Sarah Bassett spent seven years serving in the U.S. Army. Now, she dedicates her time to creating a supportive community for women veterans on campus.
Bassett started her role as IU’s first women veterans outreach coordinator in September. IU Women’s Philanthropy Leadership Council funded this position through a $10,000 grant.
“We were really fortunate that they saw a need for women veterans to come together and support each other,” Bassett said.
Bassett works at the Center for Veteran and Military Students to mentor and connect women veterans with each other. She said she hopes to create a community where they can be vulnerable and express any struggles they face.
“The military mindset is ‘suck it up and drive on,’ and I want to break that down because in the civilian world, without the backing of the military, it can be a lot harder,” she said.
Bassett joined the U.S. Army in 2005, before graduating high school in 2006. She was first stationed in South Korea for a year. She then volunteered for deployment from Fort Bragg, North Carolina, to Iraq with the 82nd Airborne Division. After re-enlisting in 2008, she was later deployed from Hawaii to Afghanistan with the 25th Infantry Division.
Bassett graduated from IU last May with a bachelor’s degree in neuroscience. She said she frequently visited the Center for Veteran and Military Students during her time as a student, and it allowed her to meet other women veterans.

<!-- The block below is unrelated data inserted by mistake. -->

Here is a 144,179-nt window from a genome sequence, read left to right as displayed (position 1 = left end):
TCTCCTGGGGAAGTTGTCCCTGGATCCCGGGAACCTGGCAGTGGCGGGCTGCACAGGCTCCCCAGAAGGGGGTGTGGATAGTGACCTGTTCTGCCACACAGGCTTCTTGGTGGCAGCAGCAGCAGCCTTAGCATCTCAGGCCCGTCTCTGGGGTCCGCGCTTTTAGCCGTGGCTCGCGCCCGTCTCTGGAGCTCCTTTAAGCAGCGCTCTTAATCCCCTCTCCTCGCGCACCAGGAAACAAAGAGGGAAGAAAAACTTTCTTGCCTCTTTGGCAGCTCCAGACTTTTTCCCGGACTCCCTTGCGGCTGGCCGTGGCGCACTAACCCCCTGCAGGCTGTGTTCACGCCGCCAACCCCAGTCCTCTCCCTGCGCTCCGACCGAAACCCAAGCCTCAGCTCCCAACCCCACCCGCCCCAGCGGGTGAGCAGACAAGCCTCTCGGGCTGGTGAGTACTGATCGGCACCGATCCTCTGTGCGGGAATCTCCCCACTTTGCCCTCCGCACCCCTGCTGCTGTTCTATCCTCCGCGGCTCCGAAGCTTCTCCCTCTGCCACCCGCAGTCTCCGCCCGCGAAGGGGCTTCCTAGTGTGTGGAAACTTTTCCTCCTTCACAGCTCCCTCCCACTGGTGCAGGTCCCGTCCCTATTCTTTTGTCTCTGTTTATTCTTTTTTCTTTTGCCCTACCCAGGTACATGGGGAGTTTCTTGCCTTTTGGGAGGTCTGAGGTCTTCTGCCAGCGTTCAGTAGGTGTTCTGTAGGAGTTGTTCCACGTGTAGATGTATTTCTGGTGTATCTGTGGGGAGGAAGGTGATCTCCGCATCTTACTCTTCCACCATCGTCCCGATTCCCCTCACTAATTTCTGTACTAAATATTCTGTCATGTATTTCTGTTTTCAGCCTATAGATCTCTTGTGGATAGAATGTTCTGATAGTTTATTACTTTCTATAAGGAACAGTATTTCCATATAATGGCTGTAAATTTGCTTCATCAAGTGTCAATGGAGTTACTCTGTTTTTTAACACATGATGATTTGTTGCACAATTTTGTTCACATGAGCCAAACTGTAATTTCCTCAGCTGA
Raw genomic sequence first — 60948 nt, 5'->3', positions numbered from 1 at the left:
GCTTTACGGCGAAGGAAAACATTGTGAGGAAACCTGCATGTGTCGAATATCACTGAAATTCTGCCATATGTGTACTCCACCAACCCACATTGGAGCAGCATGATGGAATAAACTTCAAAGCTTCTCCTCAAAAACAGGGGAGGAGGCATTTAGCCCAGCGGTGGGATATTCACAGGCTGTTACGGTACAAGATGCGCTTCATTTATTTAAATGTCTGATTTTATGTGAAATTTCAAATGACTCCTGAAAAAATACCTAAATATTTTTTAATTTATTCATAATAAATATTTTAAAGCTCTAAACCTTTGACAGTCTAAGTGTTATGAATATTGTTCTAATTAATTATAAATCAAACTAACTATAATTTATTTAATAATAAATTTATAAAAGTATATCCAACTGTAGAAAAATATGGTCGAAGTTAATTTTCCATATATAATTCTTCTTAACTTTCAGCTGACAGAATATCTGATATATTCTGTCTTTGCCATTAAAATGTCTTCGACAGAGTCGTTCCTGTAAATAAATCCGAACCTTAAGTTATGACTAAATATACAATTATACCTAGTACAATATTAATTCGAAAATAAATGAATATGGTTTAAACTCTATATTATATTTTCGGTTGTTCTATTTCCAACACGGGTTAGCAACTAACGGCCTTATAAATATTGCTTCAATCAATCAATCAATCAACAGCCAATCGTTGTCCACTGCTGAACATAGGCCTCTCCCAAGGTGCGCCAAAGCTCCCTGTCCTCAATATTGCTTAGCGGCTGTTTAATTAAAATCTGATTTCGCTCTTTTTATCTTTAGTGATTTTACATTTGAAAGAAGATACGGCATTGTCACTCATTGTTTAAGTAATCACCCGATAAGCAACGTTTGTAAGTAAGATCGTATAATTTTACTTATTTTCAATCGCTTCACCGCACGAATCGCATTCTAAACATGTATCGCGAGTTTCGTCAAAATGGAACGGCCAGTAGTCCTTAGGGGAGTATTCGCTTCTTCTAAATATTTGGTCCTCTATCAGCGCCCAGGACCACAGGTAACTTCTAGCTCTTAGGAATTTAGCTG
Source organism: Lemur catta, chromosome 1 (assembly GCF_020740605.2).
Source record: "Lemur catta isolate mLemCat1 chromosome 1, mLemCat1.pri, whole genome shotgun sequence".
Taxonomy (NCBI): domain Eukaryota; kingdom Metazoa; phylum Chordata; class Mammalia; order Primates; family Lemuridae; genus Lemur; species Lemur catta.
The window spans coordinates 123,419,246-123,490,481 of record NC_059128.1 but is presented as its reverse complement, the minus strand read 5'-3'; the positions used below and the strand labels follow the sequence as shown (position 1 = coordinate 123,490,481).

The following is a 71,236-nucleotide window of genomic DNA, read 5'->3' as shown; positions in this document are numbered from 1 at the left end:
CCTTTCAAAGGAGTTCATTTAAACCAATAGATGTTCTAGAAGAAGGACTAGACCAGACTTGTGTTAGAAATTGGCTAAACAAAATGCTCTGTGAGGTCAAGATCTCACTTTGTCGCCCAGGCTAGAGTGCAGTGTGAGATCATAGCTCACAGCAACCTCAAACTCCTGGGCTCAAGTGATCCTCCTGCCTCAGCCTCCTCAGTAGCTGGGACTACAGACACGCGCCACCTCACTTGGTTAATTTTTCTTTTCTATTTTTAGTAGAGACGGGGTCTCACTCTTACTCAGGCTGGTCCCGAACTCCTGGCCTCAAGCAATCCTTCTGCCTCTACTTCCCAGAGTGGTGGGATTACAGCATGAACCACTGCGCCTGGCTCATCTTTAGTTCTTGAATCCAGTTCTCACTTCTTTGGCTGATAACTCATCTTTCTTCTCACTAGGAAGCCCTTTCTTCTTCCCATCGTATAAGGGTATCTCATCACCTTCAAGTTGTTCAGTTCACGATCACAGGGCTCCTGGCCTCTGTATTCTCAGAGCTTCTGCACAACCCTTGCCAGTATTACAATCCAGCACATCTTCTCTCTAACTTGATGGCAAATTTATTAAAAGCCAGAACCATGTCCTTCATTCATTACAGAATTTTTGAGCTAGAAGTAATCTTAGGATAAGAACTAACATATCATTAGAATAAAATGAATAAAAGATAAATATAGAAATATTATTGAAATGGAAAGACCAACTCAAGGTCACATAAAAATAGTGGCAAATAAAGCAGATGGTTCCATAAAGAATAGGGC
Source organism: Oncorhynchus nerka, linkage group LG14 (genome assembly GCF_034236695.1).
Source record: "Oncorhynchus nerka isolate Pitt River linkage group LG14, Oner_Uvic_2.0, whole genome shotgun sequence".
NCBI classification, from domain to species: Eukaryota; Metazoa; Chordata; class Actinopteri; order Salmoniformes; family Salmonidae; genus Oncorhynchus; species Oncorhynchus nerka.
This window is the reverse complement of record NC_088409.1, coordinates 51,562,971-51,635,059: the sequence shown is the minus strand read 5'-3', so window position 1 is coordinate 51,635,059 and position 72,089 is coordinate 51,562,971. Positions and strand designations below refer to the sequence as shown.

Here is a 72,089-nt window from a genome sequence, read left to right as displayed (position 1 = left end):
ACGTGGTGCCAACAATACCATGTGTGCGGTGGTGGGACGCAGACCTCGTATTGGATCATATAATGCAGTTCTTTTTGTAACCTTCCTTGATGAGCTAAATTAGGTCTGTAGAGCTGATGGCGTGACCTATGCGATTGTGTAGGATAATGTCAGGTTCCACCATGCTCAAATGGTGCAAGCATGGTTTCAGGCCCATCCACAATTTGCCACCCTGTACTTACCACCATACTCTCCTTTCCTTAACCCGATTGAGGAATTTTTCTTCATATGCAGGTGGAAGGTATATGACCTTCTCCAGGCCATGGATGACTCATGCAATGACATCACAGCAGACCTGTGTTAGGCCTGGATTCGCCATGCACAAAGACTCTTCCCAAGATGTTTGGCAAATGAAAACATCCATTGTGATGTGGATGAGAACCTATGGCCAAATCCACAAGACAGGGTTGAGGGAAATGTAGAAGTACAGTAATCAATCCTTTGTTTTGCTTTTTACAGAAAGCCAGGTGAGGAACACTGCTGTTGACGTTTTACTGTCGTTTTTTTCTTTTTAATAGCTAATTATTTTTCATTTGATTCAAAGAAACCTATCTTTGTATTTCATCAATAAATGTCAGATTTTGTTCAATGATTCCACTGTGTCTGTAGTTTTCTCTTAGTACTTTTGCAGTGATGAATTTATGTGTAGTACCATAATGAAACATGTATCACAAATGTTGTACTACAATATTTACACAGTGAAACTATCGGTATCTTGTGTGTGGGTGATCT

“When you walk into a room of male veterans, sometimes you don’t feel like you necessarily fit in,” she said. “Having other female veterans in the room made me feel like I belonged.”
John Summerlot, director of the center for veteran and military students, said one concern is that women veterans at IU graduate at a lower rate than their male counterparts.
“Our women veterans are not graduating at the same rate that male veterans are,” he said. “Sarah is researching the reason for that gap and seeing what we can do to fix this.”
Bassett meets with women veterans to address academic concerns or ways to adjust to college life.
“She’s been able to provide input to me about how we can ensure that our programs, outreach and efforts meet the needs of women veterans as much as male veterans,” Summerlot said.
Bassett serves as a source of information and guidance for women veterans. She said one of the challenges of connecting with these women is finding them.
“Sometimes women are less likely to identify as veterans because the world doesn’t really see them as a veteran,” Bassett said. “I’m just trying to reach out, and find them.”
Summerlot said Bassett’s role is important because she’s the first woman veteran on the center’s staff.
“Since we hired her, I have seen and interacted with more female veterans than I have in the last couple of years,” Summerlot said.